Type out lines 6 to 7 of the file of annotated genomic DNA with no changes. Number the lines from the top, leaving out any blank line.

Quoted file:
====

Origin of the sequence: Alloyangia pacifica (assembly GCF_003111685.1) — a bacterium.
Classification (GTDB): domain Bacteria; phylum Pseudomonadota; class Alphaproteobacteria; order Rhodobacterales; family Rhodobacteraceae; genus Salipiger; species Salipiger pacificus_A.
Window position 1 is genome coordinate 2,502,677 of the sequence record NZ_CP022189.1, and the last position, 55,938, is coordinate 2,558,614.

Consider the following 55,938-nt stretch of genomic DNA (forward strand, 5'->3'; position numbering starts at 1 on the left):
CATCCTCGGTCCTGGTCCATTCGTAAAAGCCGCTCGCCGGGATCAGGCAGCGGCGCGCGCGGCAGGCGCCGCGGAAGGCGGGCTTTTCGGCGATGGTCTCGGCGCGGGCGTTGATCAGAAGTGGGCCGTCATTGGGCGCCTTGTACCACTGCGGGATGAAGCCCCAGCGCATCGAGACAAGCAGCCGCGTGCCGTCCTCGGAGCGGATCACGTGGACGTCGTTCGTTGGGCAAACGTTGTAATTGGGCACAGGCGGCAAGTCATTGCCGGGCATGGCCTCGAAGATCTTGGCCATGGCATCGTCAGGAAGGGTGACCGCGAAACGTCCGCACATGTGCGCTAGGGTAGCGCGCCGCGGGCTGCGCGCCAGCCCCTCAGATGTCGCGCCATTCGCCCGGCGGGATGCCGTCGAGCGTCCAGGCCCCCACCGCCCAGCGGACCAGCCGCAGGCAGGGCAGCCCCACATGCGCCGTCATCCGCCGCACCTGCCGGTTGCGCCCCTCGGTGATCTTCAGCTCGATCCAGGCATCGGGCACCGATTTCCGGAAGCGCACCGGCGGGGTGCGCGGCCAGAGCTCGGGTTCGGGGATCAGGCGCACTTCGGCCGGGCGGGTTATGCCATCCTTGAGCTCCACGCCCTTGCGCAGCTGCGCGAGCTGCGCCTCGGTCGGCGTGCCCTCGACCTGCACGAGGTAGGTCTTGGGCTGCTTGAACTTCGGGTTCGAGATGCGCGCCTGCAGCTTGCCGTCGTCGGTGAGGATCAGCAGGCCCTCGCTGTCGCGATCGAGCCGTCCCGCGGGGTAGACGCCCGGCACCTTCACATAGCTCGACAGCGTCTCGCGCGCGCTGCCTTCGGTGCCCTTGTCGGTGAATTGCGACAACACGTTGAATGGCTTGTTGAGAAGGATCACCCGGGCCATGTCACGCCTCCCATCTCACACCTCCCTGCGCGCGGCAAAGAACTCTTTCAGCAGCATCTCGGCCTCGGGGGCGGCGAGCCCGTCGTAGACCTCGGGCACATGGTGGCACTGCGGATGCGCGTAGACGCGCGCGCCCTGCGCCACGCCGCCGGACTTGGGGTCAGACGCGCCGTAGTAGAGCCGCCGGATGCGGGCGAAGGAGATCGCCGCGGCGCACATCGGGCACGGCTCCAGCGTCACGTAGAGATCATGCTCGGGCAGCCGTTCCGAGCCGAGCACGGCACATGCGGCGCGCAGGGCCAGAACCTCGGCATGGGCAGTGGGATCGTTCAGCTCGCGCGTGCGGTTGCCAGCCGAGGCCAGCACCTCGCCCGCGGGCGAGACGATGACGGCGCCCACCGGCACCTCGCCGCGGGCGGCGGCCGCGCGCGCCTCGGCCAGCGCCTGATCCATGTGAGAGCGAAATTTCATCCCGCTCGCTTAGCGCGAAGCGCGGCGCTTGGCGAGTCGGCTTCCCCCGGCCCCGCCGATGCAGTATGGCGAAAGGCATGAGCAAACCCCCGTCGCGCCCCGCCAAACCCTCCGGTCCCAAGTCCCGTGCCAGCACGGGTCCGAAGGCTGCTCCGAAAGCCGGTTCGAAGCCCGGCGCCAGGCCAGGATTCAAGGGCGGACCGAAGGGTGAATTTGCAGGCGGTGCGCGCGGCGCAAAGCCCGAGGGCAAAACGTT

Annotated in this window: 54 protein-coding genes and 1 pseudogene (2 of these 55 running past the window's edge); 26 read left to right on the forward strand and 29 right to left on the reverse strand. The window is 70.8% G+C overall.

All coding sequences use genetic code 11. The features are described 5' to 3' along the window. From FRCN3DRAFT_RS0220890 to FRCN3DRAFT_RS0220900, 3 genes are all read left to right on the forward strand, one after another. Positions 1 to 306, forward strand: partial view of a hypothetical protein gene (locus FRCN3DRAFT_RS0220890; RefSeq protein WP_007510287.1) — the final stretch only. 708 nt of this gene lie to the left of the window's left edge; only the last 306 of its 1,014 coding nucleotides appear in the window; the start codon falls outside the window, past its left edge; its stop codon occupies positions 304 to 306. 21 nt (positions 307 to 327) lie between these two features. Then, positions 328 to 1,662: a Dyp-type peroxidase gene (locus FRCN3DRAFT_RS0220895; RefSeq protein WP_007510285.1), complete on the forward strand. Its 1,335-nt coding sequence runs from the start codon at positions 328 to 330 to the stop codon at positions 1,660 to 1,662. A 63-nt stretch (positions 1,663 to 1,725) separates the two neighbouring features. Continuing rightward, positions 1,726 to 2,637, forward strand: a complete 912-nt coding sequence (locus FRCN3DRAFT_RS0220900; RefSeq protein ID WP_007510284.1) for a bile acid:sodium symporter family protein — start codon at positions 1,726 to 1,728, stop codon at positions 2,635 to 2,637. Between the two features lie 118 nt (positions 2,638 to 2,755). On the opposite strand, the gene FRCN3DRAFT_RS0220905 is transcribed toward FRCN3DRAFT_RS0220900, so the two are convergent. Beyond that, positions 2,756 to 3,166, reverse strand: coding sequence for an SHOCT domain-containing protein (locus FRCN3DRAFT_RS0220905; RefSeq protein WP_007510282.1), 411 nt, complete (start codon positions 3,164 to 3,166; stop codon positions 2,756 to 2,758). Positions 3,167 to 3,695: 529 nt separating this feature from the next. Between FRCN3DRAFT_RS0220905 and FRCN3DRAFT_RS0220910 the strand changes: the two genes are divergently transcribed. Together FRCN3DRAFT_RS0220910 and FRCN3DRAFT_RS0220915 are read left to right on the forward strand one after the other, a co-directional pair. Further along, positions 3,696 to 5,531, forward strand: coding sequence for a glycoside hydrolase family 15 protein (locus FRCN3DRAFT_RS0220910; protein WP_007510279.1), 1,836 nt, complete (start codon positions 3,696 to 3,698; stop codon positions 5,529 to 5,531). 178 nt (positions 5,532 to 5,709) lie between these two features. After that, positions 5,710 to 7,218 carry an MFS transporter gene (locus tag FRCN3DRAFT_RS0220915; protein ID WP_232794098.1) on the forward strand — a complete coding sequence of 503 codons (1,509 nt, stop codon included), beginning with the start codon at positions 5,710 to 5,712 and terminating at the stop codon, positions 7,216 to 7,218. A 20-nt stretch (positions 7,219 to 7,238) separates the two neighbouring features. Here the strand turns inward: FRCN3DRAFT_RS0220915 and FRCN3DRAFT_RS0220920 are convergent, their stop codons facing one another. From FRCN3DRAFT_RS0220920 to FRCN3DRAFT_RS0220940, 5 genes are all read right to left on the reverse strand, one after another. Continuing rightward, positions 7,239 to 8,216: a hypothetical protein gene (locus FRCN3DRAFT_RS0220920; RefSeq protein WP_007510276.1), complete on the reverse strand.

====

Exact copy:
Annotated in this window: 54 protein-coding genes and 1 pseudogene (2 of these 55 running past the window's edge); 26 read left to right on the forward strand and 29 right to left on the reverse strand. The window is 70.8% G+C overall.

All coding sequences use genetic code 11. The features are described 5' to 3' along the window. From FRCN3DRAFT_RS0220890 to FRCN3DRAFT_RS0220900, 3 genes are all read left to right on the forward strand, one after another. Positions 1 to 306, forward strand: partial view of a hypothetical protein gene (locus FRCN3DRAFT_RS0220890; RefSeq protein WP_007510287.1) — the final stretch only. 708 nt of this gene lie to the left of the window's left edge; only the last 306 of its 1,014 coding nucleotides appear in the window; the start codon falls outside the window, past its left edge; its stop codon occupies positions 304 to 306. 21 nt (positions 307 to 327) lie between these two features. Then, positions 328 to 1,662: a Dyp-type peroxidase gene (locus FRCN3DRAFT_RS0220895; RefSeq protein WP_007510285.1), complete on the forward strand. Its 1,335-nt coding sequence runs from the start codon at positions 328 to 330 to the stop codon at positions 1,660 to 1,662. A 63-nt stretch (positions 1,663 to 1,725) separates the two neighbouring features. Continuing rightward, positions 1,726 to 2,637, forward strand: a complete 912-nt coding sequence (locus FRCN3DRAFT_RS0220900; RefSeq protein ID WP_007510284.1) for a bile acid:sodium symporter family protein — start codon at positions 1,726 to 1,728, stop codon at positions 2,635 to 2,637. Between the two features lie 118 nt (positions 2,638 to 2,755). On the opposite strand, the gene FRCN3DRAFT_RS0220905 is transcribed toward FRCN3DRAFT_RS0220900, so the two are convergent. Beyond that, positions 2,756 to 3,166, reverse strand: coding sequence for an SHOCT domain-containing protein (locus FRCN3DRAFT_RS0220905; RefSeq protein WP_007510282.1), 411 nt, complete (start codon positions 3,164 to 3,166; stop codon positions 2,756 to 2,758). Positions 3,167 to 3,695: 529 nt separating this feature from the next. Between FRCN3DRAFT_RS0220905 and FRCN3DRAFT_RS0220910 the strand changes: the two genes are divergently transcribed. Together FRCN3DRAFT_RS0220910 and FRCN3DRAFT_RS0220915 are read left to right on the forward strand one after the other, a co-directional pair. Further along, positions 3,696 to 5,531, forward strand: coding sequence for a glycoside hydrolase family 15 protein (locus FRCN3DRAFT_RS0220910; protein WP_007510279.1), 1,836 nt, complete (start codon positions 3,696 to 3,698; stop codon positions 5,529 to 5,531). 178 nt (positions 5,532 to 5,709) lie between these two features. After that, positions 5,710 to 7,218 carry an MFS transporter gene (locus tag FRCN3DRAFT_RS0220915; protein ID WP_232794098.1) on the forward strand — a complete coding sequence of 503 codons (1,509 nt, stop codon included), beginning with the start codon at positions 5,710 to 5,712 and terminating at the stop codon, positions 7,216 to 7,218. A 20-nt stretch (positions 7,219 to 7,238) separates the two neighbouring features. Here the strand turns inward: FRCN3DRAFT_RS0220915 and FRCN3DRAFT_RS0220920 are convergent, their stop codons facing one another. From FRCN3DRAFT_RS0220920 to FRCN3DRAFT_RS0220940, 5 genes are all read right to left on the reverse strand, one after another. Continuing rightward, positions 7,239 to 8,216: a hypothetical protein gene (locus FRCN3DRAFT_RS0220920; RefSeq protein WP_007510276.1), complete on the reverse strand.